My favorite scene in Diego Rivera is when the great painter of the title (1886-1957) has come into his own. He had been a child prodigy, had always shown promise, but remained his own worst critic. Sex was his drug. Political activism was his passion. Rivera lived life large and that often got in the way of his art. But, nearing the end of his life, his skill and ambition all came together for him, and he got to do his greatest work, "The History of Mexico" - his Sistine Chapel, on the walls leading into the National Palace in Mexico City. You can see it today in all its glory. The book reaches its crescendo with a centerfold tribute to this iconic landmark mural, an homage to Mexican history and culture. It is a most beautiful moment in a book made up of so many exquisite moments, which is just how it needs to be in any great graphic novel. I’ll go so far as to say that this book is a perfect model for what to expect from a successful graphic novel.
This book is part of a genre all to itself, the artist graphic biography. In recent years, we’ve seen a significant uptick in graphic novels about artists, particularly painters. Warhol stands out with the most books - I can think of at least half a dozen titles. And while he’s not classified as a traditional painter, he’s most assuredly a painter, not to mention one of the most significant artists of the last century. Anyway, looking back at some titles in this category, there are impressive tributes to many of the all-time greats: Cézanne; Picasso; Van Gogh; Rembrandt. Wait long enough and your favorite artist will likely be next. I love this category. I suppose the only kind of book I’d encourage you to avoid is any overly simplified treatment with the main character depicted as a bobble-headed smurf strolling through a timeline of lifetime achievements. Clearly, those type of books are for little kids but I doubt that even little kids like them. The best graphic novels about artists are odd and complex and manage to evoke something about the quirky, weird and otherworldly nature of the creative process.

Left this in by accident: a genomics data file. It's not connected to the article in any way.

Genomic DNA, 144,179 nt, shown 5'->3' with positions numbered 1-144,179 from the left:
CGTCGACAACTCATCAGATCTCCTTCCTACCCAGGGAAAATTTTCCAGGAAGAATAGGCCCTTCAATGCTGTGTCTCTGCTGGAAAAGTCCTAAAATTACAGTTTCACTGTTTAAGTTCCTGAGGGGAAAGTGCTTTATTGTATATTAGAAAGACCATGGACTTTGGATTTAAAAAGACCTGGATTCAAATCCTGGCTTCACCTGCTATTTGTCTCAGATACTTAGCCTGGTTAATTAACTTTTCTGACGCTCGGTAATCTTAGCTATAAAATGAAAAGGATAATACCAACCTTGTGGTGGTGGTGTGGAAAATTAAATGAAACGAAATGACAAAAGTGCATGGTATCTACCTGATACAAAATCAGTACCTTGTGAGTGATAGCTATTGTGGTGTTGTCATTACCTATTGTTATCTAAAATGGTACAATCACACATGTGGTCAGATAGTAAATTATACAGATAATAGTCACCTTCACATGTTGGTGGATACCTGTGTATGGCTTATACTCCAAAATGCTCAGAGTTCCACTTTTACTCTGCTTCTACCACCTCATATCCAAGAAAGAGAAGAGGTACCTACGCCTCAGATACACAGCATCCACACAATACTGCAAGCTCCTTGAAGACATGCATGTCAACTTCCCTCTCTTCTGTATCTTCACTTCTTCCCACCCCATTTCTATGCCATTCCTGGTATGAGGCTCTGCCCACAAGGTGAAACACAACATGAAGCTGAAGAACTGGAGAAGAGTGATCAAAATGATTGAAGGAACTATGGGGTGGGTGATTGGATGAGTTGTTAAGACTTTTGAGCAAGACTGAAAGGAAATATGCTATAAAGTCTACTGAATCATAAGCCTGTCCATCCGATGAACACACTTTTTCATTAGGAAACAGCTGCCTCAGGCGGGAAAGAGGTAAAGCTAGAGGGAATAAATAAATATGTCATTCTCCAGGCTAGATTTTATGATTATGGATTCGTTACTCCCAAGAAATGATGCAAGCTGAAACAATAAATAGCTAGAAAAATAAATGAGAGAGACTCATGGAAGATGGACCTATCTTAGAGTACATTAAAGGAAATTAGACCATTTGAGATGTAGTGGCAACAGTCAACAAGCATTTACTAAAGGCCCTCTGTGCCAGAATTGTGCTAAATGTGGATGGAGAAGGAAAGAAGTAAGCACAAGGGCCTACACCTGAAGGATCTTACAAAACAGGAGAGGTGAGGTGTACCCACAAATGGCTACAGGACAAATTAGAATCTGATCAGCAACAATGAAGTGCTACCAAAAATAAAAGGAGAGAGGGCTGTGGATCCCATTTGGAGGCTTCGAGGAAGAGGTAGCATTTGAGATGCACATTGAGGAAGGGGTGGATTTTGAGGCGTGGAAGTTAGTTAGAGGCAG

As I began to say, these artist graphic novels, and the art form in general, aspires to the peak of perfection when it is a collection of exquisite moments, as opposed to any straightforward chronology. My pet peeve is when a critic, unsure about an uneven narrative, simply labels it as “disjointed.” That’s the classic easy way out for college freshmen on up. It’s an empty critique. A graphic novel is not a neat and to-the-point textbook. It’s a journey which can include jump cuts, detours and side trips. Look at Nick Bertozzi’s Becoming Andy Warhol to get a sense of an offbeat tone, one moment jump cutting to the next, all in the service of shedding light on how Warhol was able to reach a new level with his art. Look at Typex’s Rembrandt. Again, this is no textbook treatment with an obvious path. In fact, it is quite a heady mix with many detours, one of the most beautiful of the genre, comparable to Typex’s own treatment of Warhol. Look at Paolo Parisi’s Basquiat, a psychedelic book that would make any moronic naysayer’s head spin. Once again, we’re talking about taking the artist’s life and work and throwing it onto a canvas, moving things around until something compelling comes into focus.